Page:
WORLD HISTORY – UNIT 3: THE MEDIEVAL WORLD
HIGH MIDDLE AGES: MONARCHIES AND THE CHURCH
In the midst of this setting, medieval countries began to emerge. England and France began to develop strong monarchal systems of government. Spain and Portugal emerged as monarchies near the end of the Middle Ages. Germany and Italy never developed strong monarchies. Here are your goals for this lesson:
Identify key political leaders, especially of France and England, during the High Middle Ages. ·
Identify key personalities of the Christian church during the High Middle Ages.
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France. As the Carolingian Empire declined and the rulers weakened, a split occurred in the region of France between two factions. One faction supported Charles the Simple; the other supported the Count of Paris. This second faction eventually won out and a new family of Capetian kings ruled the kingdom of France. The Capetian kings ruled France for over three hundred years from 987[->5] to 1328[->6]. Hugh Capet, the Count of Paris, was elected king by the French nobles in 987[->7]. Capet formed alliances with other nobles and began extending his territory through warfare. His strength was in his feudal alliances and in the support given him by the church. He insured Capet succession by crowning his eldest son associate king. The early Capetian kings ruled as lord among other lords rather than a sovereign. The anointing of each king by the church set them apart from the others. The first strong Capetian king was Louis VI (Louis the Fat). Louis VI ruled from 1108[->8]-1137[->9] and established the strong leadership needed to lay the foundation of royal power in France. He gained complete control over the lle de France, the area around Paris, and established it as the center of royal law. Philip II (Philip Augustus) grandson of Louis VI, ruled from 1180[->10]-1223[->11] and began expanding the kingdom. He captured Normandy, Anjou, and some of the other English territories in France. Philip Augustus also founded the University of Paris, and in 1200[->12] began construction of the Louvre, the palace of the French Kings. The Capetian kings proved themselves stronger than the feudal lords. They encouraged the development of towns so that king and townspeople could be allies against the feudal nobility. Another Capetian king, Louis IX (St.Louis), ruled from 1226[->13] to 1270[->14] and was considered the ideal king of his age. He is famous for enacting judicial reforms that allowed both rich and poor to receive equal justice. He also led the Seventh and Eighth Crusades. He was considered a saint during his lifetime and was canonized by the Roman Church in 1297[->15], less than thirty years after his death. In 1328[->16], the Capetian dynasty ended because the king left no male heir. The house of Valois claimed the throne because Philip VI , of the house of Valois, was the nephew of Philip the Fair. However, Edward III of England, also claimed the throne because he was the grandson of Philip the Fair.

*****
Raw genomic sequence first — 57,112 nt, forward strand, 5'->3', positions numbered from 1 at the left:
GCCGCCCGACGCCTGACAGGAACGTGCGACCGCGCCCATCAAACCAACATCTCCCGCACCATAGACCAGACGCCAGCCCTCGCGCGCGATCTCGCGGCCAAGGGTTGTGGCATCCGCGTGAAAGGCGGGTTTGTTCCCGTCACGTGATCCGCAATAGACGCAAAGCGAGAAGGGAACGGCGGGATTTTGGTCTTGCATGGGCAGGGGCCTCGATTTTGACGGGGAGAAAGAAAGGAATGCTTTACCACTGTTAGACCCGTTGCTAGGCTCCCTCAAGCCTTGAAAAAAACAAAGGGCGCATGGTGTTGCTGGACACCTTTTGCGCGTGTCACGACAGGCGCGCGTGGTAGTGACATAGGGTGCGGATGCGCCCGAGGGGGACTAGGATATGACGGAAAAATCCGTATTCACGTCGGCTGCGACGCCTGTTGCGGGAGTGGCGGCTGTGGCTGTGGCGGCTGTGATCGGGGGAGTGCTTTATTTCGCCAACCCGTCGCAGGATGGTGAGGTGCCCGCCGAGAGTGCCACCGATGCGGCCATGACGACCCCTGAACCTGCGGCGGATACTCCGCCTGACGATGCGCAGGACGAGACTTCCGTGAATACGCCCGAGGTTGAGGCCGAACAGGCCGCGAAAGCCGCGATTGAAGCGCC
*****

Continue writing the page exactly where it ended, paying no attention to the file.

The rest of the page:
Edward III paying homage to Philip VI
This double claim to the throne led to The Hundred Years' War, which lasted from 1338[->17]-1453[->18]. Many long and bitter battles were fought between England and France, all on French soil. The English dominated the war until 1429[->19], gaining large territories in France. In 1429[->20], however, a young girl, Joan of Arc, led an army to break the English siege at Orléans and insured the coronation of Charles VII. Joan was captured by pro-English Frenchmen, led by the Duke of Burgundy. She was then turned over to the English, who returned her to the French for a trial. She was burned at the stake in 1431[->21]. During a second trial in 1456[->22], she was re-tried and declared innocent. The events of 1429[->23] were the turning point of the Hundred Years' War for France. From this point France regained...
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